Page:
Blogging Isn’t Dead. It Isn’t Even Sick.
Fatherhood on Friday: The delivery systems may be changing, but the stories (and the talented people writing them) will persist.
You’ll notice that one of this week’s Porchlight Posts is presented not so much as a full meal as 17 mini-courses, served up on Twitter by our friend and frequent Summit contributor John Kinnear. They tell a story about the terrible accident that launched his fear of drowning, and how he paces nervously while his tweens learn to swim.
The writing is brilliant and confessional, textually sparse but abundant with emotion. More importantly, it’s a story told by a man compelled to tell it, and people are responding to it.
Blogging was a revolution way back in the 1900s because it was collaborative. Conversational and confrontational. And to those who believe we spend more time confronting than conversing, remember that drama is conflict, and conflict sells.
One of most pervasive and misguided assertions is that “blogging is dead,” because the way we define blogging constantly shifts. Long-form posts have shrunk with our attention spans, and the third-party platforms we used to use to share and promote our work have gobbled up our social traffic.
But while the delivery systems are changing, the stories persist. Today is far more audio/visual, and images are still worth 1,000 words (or in some cases, 5,000). And our Porchlight Posts, which attempt to curate works from all of the above, are evolving with the times.
So, yeah. John’s Porchlight Post doesn’t follow the Online Content Protocols. It doesn’t have a related image, or even a title. But it’s great read, quick and compelling, and it’s inspiring conversation about the variegated experience of fatherhood. If this is what qualifies as long-form blogging in 2019, sign us up.
IN THE NEWS
We have more work to do: 40% of male employees used less than half of the paid leave they had available, compared with 13% of female employees.
Have you harnessed your full dad power?
If you’re raising a small kid, get to know the power (and nascent development) of the prefrontal cortex.
“We claim to have escaped the stereotype of the stay-at-home mom and the dad who is never around. But if the mom as the breadwinner is no longer so out of the ordinary, why is it a thing people often call me?” — Aimee Christian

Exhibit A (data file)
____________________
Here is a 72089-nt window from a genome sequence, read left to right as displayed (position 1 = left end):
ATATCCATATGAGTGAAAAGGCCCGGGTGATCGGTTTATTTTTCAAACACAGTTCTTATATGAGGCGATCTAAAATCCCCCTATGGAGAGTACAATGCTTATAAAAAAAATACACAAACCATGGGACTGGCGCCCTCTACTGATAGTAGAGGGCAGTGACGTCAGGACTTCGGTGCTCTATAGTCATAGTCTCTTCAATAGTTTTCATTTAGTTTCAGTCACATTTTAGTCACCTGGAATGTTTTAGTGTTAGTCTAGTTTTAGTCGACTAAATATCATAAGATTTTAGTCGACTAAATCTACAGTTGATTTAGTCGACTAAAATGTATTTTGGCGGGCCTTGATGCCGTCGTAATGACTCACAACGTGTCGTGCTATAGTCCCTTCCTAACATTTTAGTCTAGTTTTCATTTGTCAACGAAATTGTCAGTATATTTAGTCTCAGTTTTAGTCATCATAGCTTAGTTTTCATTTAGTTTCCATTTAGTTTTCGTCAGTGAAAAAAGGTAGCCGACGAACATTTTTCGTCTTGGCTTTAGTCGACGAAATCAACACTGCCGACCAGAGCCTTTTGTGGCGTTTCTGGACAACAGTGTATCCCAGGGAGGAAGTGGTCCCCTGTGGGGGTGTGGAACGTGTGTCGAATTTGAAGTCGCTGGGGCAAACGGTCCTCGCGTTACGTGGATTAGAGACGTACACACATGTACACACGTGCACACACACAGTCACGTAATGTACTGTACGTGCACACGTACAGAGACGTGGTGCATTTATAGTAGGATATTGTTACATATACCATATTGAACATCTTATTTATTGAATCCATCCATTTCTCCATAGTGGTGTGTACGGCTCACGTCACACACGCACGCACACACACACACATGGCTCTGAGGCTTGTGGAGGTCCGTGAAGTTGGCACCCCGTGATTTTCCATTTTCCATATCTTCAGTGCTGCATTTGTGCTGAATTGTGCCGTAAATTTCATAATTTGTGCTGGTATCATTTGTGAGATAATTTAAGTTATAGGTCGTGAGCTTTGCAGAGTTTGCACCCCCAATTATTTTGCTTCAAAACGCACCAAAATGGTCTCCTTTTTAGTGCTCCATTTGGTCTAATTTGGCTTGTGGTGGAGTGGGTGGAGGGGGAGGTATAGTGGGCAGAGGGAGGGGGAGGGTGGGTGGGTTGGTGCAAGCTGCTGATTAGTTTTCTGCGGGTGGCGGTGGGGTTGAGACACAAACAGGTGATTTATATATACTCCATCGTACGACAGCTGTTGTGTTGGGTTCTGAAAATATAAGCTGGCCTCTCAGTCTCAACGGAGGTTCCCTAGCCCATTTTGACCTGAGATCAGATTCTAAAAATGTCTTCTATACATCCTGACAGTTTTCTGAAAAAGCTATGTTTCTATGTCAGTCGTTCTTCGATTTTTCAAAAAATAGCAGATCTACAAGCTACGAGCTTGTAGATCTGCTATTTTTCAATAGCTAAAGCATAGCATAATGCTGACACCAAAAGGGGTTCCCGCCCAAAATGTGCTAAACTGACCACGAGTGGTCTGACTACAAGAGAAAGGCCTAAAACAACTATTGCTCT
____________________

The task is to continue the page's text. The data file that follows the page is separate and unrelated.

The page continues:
“We’ll be like ‘Kids, we’re going to show you a movie! ‘, and they’re like ‘Great, what misogynistic, racist movie are you showing us today?’” — Fred Savage
Since becoming a parent, have you been able to maintain friendships with your child-free pals?
Kids cursing? What the @#!% can you do about it?
Parents, do you ever read children’s books for your own enjoyment/well-being? If you don’t, perhaps you should.
- “I wanted to tell her while she was still conscious. While she was still able to respond in some real way. This was something in her future and I know it breaks our unwritten code of focusing on the present. But, I said it anyway.” — Rob Ainbinder; Planning to Die to Go on Living
- “There are plenty of things to worry about as a parent, but worry and concern are not fear. Fear is primal. Fear is immediate and crippling.” — John Kinnear; My Biggest Parenting Fear
- “Was it really good or just good for a boy’s effort?” — Chris Bernholdt; Art, Like Life, is Not Limited By Gender Roles, Stereotypes
- “My parental possibilities are improbable now, but I love discovering that I can play a significant role in the family I chose to create. That is a compromise worth embracing.” — Scott Gerace; I Am An Uncle. Was I Missing Out By Not Being Someone’s Dad?
- “It wasn’t just something their parents were pushing or an unorthodox method of helping kids learn first-hand about mosquitoes and the glare of the evening sun . . . baseball was fun.” — Aaron Yavelberg; Swinging for the Fences
‘GRAM OF THE WEEK
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Originally published at https://www.dad2summit.com on August 2, 2019.